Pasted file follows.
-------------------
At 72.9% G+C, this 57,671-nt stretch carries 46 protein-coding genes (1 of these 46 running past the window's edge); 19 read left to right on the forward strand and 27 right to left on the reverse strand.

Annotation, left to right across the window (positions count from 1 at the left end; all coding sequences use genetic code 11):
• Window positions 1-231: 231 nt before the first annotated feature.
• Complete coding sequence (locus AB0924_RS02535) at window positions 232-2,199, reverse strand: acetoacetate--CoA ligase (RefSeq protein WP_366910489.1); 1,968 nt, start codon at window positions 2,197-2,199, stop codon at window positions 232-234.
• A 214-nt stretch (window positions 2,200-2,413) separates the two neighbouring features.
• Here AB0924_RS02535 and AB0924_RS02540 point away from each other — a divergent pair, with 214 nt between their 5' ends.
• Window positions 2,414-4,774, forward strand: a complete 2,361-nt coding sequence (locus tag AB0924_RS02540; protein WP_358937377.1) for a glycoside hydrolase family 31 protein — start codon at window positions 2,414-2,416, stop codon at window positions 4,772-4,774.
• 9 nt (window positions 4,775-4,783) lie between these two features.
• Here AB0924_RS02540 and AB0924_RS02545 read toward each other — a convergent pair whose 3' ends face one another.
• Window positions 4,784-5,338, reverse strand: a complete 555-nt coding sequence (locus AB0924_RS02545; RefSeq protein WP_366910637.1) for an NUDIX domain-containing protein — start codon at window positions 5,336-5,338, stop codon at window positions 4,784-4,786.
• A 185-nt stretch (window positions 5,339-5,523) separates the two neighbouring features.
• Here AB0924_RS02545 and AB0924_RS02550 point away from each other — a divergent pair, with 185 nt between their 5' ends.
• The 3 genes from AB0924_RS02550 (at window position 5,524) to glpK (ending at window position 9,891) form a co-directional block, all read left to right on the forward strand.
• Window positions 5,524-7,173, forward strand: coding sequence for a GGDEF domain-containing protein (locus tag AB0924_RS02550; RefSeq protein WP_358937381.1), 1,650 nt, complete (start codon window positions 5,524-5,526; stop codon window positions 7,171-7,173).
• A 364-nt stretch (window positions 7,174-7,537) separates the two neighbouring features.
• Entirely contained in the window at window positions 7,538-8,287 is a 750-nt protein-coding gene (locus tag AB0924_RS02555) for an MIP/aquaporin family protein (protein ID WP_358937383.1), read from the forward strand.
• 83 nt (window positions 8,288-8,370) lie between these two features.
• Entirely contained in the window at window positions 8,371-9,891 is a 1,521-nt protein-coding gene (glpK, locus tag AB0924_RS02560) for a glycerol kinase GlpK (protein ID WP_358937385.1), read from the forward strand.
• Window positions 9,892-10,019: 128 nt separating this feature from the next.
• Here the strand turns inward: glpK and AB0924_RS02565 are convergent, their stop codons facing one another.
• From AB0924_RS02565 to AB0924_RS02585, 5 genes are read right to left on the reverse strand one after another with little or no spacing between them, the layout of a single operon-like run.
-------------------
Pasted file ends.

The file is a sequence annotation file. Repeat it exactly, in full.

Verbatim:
At 72.9% G+C, this 57,671-nt stretch carries 46 protein-coding genes (1 of these 46 running past the window's edge); 19 read left to right on the forward strand and 27 right to left on the reverse strand.

Annotation, left to right across the window (positions count from 1 at the left end; all coding sequences use genetic code 11):
• Window positions 1-231: 231 nt before the first annotated feature.
• Complete coding sequence (locus AB0924_RS02535) at window positions 232-2,199, reverse strand: acetoacetate--CoA ligase (RefSeq protein WP_366910489.1); 1,968 nt, start codon at window positions 2,197-2,199, stop codon at window positions 232-234.
• A 214-nt stretch (window positions 2,200-2,413) separates the two neighbouring features.
• Here AB0924_RS02535 and AB0924_RS02540 point away from each other — a divergent pair, with 214 nt between their 5' ends.
• Window positions 2,414-4,774, forward strand: a complete 2,361-nt coding sequence (locus tag AB0924_RS02540; protein WP_358937377.1) for a glycoside hydrolase family 31 protein — start codon at window positions 2,414-2,416, stop codon at window positions 4,772-4,774.
• 9 nt (window positions 4,775-4,783) lie between these two features.
• Here AB0924_RS02540 and AB0924_RS02545 read toward each other — a convergent pair whose 3' ends face one another.
• Window positions 4,784-5,338, reverse strand: a complete 555-nt coding sequence (locus AB0924_RS02545; RefSeq protein WP_366910637.1) for an NUDIX domain-containing protein — start codon at window positions 5,336-5,338, stop codon at window positions 4,784-4,786.
• A 185-nt stretch (window positions 5,339-5,523) separates the two neighbouring features.
• Here AB0924_RS02545 and AB0924_RS02550 point away from each other — a divergent pair, with 185 nt between their 5' ends.
• The 3 genes from AB0924_RS02550 (at window position 5,524) to glpK (ending at window position 9,891) form a co-directional block, all read left to right on the forward strand.
• Window positions 5,524-7,173, forward strand: coding sequence for a GGDEF domain-containing protein (locus tag AB0924_RS02550; RefSeq protein WP_358937381.1), 1,650 nt, complete (start codon window positions 5,524-5,526; stop codon window positions 7,171-7,173).
• A 364-nt stretch (window positions 7,174-7,537) separates the two neighbouring features.
• Entirely contained in the window at window positions 7,538-8,287 is a 750-nt protein-coding gene (locus tag AB0924_RS02555) for an MIP/aquaporin family protein (protein ID WP_358937383.1), read from the forward strand.
• 83 nt (window positions 8,288-8,370) lie between these two features.
• Entirely contained in the window at window positions 8,371-9,891 is a 1,521-nt protein-coding gene (glpK, locus tag AB0924_RS02560) for a glycerol kinase GlpK (protein ID WP_358937385.1), read from the forward strand.
• Window positions 9,892-10,019: 128 nt separating this feature from the next.
• Here the strand turns inward: glpK and AB0924_RS02565 are convergent, their stop codons facing one another.
• From AB0924_RS02565 to AB0924_RS02585, 5 genes are read right to left on the reverse strand one after another with little or no spacing between them, the layout of a single operon-like run.